Psoriasis is a highly common proliferative skin disease that results in inflammation and thickening of the superficial layers of the affected area of the body.
This particular condition causes an abnormally fast turnover of the skin cells.
The term Cell Turnover refers to a process in which the body sheds dead skin cells to replace them with new skin cells.
Under normal circumstances, such a process takes between 21 and 28 days to occur, which is the time it takes for a skin cell to mature and reach the surface of the skin where it gets discarded.
When patients have Psoriasis, their bodies will shed skin cells at a much faster rate, around 4 to 7 days. That is why this condition results in a build-up of dead cells in the affected area.
This skin disease can affect virtually any part of the body. However, Psoriasis usually appears on the outside of the elbows, knees or scalp.
One relatively common location affected by this disease is the face. More often than not, Facial Psoriasis affects the eyebrows as well as the skin between the nose and upper lip, and the higher part of the forehead.
In some rare cases, a patient may have Psoriasis around the eyes, which can result in inflammation and dryness.
Similarly to other forms of Psoriasis, medical experts are still unsure as to what could be the primary cause of this skin disease.
Some doctors suggest this condition is the result of an autoimmune response set by specific trigger factors such as infections, stress, and even sunburns.
In this regard, medical experts theorize that T cells, which usually defend the body defend against foreign substances or harmful bacteria, start attacking healthy cells by mistake.
This autoimmune action may trigger a remarkable increase in the production of new skin cells and more T cells as well as other white blood cells.
The new skin cells move to the outermost layer of the skin too quickly, which results in a build-up of cells creating thick and scaly patches on the flesh.
Other researchers had concluded that the genetic make-up of the individual plays a significant role in the development of this skin condition.
Medical experts claim that people can inherit this condition from their parents or even their forefathers.
Scientists assume that the malfunction in the immune system, which could potentially cause Psoriasis, occurs due to gene mutations.
In recent studies, researchers discovered 25 different regions in the human genome possibly related to the development of this skin disease.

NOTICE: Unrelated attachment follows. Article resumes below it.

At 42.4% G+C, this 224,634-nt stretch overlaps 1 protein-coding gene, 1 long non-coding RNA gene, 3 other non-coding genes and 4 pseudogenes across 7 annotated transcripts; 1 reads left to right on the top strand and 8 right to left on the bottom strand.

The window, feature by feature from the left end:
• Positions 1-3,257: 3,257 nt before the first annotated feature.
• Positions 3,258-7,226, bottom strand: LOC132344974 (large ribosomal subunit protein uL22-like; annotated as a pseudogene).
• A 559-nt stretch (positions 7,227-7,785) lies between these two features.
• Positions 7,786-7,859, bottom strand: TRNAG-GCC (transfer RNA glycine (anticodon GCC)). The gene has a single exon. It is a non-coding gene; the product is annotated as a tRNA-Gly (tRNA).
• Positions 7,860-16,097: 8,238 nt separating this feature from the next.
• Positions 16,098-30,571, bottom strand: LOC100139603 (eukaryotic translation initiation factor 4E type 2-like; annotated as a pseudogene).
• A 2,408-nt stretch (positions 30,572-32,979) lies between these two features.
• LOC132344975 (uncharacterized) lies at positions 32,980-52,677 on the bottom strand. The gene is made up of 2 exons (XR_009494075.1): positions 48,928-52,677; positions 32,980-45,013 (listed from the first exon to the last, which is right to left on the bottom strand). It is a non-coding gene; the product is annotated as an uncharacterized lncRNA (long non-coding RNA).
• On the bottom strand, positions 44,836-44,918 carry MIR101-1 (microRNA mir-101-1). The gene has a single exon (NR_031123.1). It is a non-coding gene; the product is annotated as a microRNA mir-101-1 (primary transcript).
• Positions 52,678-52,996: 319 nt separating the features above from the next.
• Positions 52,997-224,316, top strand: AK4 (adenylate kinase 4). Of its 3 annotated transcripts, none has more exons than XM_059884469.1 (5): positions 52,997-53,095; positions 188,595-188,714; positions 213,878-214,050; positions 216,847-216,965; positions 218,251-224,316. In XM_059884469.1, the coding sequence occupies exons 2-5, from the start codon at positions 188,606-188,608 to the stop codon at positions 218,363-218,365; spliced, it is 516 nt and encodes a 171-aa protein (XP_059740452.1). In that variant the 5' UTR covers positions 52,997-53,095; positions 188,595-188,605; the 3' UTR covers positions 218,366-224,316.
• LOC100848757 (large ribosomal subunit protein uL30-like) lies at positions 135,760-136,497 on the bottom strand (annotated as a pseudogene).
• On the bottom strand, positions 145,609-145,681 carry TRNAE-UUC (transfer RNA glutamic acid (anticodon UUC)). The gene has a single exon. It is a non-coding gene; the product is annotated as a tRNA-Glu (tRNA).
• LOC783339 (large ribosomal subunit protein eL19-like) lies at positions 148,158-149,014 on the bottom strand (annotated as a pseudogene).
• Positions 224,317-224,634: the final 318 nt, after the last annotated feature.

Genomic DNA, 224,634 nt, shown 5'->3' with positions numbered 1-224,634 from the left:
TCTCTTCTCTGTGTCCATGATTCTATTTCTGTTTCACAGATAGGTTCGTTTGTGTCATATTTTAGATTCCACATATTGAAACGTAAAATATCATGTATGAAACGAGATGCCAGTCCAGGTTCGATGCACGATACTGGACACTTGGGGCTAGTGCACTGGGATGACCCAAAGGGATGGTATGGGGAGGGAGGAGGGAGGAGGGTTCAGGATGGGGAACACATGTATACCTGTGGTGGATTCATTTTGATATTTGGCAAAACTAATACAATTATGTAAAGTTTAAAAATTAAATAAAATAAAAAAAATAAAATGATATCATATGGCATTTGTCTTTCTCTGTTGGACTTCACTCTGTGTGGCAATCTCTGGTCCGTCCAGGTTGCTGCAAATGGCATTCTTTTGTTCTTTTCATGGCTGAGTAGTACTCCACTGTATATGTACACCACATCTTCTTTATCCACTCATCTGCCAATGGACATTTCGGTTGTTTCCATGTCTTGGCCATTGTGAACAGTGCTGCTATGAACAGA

However, medical experts don’t fully understand the connection between these particular sections of the human genetic material and the several forms of Psoriasis.
When Psoriasis affects the eyelids, scales will most likely cover the lashes.
The edge of the eyelids may redden and become crusty, and the affected area will likely swell, which could even turn the rim down and cause the lashes to rub against the eyeball producing irritation.
Most patients can experience eye dryness due to the scales pulling the eye outward, while others may suffer some degree of vision impairment.
People with Psoriasis on their eyelids will possibly feel pain and discomfort just from moving the eyes.
When Psoriasis on the Eyelids progress, it can lead patients to develop Uveitis, an inflammatory disease that usually produces swelling and destroys the tissues of the uvea.
The Uvea is the layer of the eye located beneath the sclera and cornea. It consists of the iris, the ciliary body, and the choroid.
This rare condition can slightly reduce vision or result in a severe loss of vision.
Some doctors use corticosteroids to deal with the scaling around the eyes. However, this particular method is something extremely delicate given the risk of patients developing Glaucoma or Cataracts.
Medical experts should carefully supervise the treatment to help in preventing any of those complications.
Doctors suggest having an Oftamologist checking the intraocular pressure of the patients on a regular basis.
Some drugs used to treat cases of Eczema are useful to deal with this form of Psoriasis as well.
For example, Pimecrolimus (sometimes sold under the brand name Elidel) an immunomodulating medication is effective in treating the affected eyelids.
Such pro-topic ointments and other similar drugs don’t have the downsides of steroids, but they could sting the first few days of use.